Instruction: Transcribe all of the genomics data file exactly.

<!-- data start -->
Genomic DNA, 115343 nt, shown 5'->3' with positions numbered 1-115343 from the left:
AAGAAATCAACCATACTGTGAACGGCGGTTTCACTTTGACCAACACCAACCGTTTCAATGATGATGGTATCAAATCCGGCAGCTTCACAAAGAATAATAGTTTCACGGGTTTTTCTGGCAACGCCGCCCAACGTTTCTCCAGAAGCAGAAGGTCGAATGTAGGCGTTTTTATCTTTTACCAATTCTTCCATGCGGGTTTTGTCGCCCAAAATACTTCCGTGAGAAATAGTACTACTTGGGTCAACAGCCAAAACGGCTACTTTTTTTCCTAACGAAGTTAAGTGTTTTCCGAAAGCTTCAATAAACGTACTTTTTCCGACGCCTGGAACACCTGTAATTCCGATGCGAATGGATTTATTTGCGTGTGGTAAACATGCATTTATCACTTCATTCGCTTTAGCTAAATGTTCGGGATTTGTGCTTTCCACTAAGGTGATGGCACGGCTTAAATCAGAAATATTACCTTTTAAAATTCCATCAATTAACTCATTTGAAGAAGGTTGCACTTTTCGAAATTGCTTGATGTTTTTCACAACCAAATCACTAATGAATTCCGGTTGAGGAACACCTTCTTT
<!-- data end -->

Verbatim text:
Genomic DNA, 115343 nt, shown 5'->3' with positions numbered 1-115343 from the left:
AAGAAATCAACCATACTGTGAACGGCGGTTTCACTTTGACCAACACCAACCGTTTCAATGATGATGGTATCAAATCCGGCAGCTTCACAAAGAATAATAGTTTCACGGGTTTTTCTGGCAACGCCGCCCAACGTTTCTCCAGAAGCAGAAGGTCGAATGTAGGCGTTTTTATCTTTTACCAATTCTTCCATGCGGGTTTTGTCGCCCAAAATACTTCCGTGAGAAATAGTACTACTTGGGTCAACAGCCAAAACGGCTACTTTTTTTCCTAACGAAGTTAAGTGTTTTCCGAAAGCTTCAATAAACGTACTTTTTCCGACGCCTGGAACACCTGTAATTCCGATGCGAATGGATTTATTTGCGTGTGGTAAACATGCATTTATCACTTCATTCGCTTTAGCTAAATGTTCGGGATTTGTGCTTTCCACTAAGGTGATGGCACGGCTTAAATCAGAAATATTACCTTTTAAAATTCCATCAATTAACTCATTTGAAGAAGGTTGCACTTTTCGAAATTGCTTGATGTTTTTCACAACCAAATCACTAATGAATTCCGGTTGAGGAACACCTTCTTT